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Martial Law or Special Powers Act what it means to you and your family

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In light of increasing government repression throughout the Western World, there is growing concern that public hostility could swiftly turn to violence. In anticipation of the people being provoked beyond endurance one increasingly hears the term Martial Law. Few have experience of what Martial Law is and how it would affect them and their families.

There are precedents such as the Civil Authorities (Special Powers) Act (Northern Ireland) 1922. The Act is often referred to simply as the Special Powers Act. It was an Act passed by the Westminster-sponsored Parliament of Northern Ireland shortly after the establishment of Northern Ireland. The Act’s notorious sweeping powers made it highly controversial. Unsurprisingly, it was viewed by the Irish Catholic and Republican communities as a tool of oppression.

The Act was eventually repealed by the Northern Ireland (Emergency Provisions) Act 1973. If the Special Powers Act, perhaps under another name is introduced to quell civil unrest in Britain or Europe the precedent will be applied. What does this mean to Britons and Europeans in a situation in Western Europe similar to that experienced during the collapse of the Soviet Union?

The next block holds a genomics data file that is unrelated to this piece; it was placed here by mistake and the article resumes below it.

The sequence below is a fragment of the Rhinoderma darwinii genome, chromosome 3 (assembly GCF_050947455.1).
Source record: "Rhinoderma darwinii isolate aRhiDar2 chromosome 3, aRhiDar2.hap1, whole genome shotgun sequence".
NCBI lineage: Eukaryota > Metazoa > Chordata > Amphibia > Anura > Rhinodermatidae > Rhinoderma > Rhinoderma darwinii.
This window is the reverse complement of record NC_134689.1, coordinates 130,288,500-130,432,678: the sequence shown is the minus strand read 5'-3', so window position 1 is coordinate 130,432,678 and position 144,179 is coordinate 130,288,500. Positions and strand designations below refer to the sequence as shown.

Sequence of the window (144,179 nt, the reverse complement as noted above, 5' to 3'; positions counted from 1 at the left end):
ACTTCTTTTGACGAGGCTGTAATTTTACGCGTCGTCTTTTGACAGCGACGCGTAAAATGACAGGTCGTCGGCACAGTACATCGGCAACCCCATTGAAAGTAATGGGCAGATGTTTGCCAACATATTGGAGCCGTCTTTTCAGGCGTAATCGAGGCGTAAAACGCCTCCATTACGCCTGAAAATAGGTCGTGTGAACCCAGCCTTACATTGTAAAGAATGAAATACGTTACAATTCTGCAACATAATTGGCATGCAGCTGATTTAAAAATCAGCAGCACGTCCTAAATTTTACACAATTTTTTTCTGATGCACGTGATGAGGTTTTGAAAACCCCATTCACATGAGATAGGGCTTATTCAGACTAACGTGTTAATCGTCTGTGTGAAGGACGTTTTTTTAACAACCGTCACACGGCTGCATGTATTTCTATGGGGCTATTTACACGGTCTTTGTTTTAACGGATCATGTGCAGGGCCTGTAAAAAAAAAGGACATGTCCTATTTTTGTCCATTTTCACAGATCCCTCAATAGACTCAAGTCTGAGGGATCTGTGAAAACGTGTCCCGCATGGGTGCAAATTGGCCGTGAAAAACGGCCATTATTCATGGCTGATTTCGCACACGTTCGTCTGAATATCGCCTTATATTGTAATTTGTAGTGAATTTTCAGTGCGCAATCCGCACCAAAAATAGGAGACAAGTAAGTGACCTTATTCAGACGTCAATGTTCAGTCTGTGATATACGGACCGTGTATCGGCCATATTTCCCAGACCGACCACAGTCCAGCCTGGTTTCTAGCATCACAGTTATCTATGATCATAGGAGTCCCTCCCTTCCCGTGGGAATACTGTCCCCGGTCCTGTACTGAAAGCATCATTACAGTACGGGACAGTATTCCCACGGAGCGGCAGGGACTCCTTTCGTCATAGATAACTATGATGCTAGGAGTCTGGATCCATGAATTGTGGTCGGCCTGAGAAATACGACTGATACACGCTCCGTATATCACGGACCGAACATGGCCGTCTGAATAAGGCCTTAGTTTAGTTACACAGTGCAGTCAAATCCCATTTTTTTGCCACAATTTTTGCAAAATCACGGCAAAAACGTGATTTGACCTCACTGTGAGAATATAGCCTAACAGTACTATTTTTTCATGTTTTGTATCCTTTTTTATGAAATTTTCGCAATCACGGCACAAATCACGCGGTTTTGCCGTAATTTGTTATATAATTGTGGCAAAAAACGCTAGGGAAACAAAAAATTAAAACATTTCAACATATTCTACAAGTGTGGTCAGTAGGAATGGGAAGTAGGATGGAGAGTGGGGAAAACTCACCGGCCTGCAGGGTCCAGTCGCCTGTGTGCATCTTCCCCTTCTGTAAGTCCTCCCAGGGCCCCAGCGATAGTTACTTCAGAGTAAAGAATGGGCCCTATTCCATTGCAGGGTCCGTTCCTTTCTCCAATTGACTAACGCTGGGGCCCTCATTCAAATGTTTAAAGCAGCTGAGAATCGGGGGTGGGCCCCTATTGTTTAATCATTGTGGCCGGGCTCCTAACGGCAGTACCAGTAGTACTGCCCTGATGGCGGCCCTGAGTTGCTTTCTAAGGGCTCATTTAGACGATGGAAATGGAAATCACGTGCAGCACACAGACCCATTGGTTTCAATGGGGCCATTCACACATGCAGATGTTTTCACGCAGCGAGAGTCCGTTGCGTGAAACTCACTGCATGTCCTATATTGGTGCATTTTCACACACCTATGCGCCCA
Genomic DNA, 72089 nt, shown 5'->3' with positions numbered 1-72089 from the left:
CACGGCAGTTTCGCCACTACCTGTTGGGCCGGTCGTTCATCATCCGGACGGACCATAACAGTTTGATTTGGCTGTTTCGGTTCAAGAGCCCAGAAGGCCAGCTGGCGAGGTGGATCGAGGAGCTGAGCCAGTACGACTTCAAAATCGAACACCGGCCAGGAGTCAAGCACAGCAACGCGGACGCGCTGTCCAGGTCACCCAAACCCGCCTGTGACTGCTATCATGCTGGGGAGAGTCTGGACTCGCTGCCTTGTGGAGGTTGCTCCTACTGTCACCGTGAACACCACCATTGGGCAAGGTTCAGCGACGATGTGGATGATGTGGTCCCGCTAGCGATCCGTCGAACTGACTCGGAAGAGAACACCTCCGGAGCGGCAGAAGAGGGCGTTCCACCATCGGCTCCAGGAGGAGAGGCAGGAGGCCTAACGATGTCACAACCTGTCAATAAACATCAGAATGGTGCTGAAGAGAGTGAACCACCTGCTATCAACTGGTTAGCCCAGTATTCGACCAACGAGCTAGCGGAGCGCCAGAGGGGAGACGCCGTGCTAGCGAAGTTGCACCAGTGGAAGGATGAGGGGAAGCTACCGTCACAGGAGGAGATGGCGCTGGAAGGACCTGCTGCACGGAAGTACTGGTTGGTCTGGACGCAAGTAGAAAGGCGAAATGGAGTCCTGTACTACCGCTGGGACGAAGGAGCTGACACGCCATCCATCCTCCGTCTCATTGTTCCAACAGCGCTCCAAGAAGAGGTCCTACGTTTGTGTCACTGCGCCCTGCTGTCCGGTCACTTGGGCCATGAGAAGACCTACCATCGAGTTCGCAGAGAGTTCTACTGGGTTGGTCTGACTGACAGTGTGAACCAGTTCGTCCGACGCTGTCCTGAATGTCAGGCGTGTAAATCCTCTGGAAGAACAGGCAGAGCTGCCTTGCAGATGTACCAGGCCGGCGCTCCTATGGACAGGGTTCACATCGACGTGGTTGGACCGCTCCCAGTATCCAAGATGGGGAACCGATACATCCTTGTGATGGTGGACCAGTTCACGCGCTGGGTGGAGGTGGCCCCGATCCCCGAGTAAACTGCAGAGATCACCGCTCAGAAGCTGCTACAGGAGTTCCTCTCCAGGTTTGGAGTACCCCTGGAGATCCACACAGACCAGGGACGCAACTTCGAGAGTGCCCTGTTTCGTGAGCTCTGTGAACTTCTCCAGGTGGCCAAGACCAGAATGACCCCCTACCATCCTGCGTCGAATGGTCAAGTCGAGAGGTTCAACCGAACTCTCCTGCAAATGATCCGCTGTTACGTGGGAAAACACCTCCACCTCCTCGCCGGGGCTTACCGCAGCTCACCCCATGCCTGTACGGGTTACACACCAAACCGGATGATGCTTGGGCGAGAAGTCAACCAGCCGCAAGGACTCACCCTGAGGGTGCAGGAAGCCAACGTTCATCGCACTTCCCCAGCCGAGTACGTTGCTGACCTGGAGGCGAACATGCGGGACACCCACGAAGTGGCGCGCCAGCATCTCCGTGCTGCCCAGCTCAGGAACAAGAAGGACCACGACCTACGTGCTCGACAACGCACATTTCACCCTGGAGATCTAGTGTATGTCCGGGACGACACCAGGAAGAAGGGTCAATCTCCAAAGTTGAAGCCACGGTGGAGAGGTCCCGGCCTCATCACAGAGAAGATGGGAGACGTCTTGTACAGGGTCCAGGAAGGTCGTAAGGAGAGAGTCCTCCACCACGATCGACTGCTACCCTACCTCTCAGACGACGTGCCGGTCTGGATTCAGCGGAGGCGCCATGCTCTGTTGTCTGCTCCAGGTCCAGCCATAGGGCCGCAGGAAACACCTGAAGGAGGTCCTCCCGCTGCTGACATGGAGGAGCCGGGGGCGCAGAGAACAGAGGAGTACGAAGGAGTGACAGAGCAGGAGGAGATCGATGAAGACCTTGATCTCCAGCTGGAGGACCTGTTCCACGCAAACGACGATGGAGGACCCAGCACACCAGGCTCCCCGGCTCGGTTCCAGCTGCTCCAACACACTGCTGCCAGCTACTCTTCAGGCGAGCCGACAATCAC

·       Arrest without warrant.

·       Imprison without charge or trial: deny recourse to habeas corpus or court of law.

·       Enter and search homes without warrant; with force, day or night

·       Declare a curfew. Prohibit meetings, demonstrations, assemblies (including fairs and markets) and processions).

·       Permit punishment by flogging.

·       Deny claim to a trial by jury.

·       Arrest persons if desired to act as witnesses. Forcibly detain them and compel them, under penalties, even if answers incriminate them. Such a person is guilty of an offence if he refuses to be sworn or answer a question.

·       Do any act involving interference with the rights of private property.

·       Prevent access of relatives or legal advisers to a person imprisoned without trial.

·       Prohibit the holders of an inquest after a person’s death.

·       Arrest a person who ‘by word of mouth’ spreads ‘false reports or makes false statements’.

·       Prohibit the circulation of any newspaper.

·       Prohibit the possession of any film or gramophone record.

·       Arrest a person who does anything ‘calculated to be prejudicial to the preservation of peace and not specifically provided for in the regulations.

·       The British Special Powers Act 1922 – 1972 Northern Ireland which were not repealed until 1972.  ~ Michael Walsh


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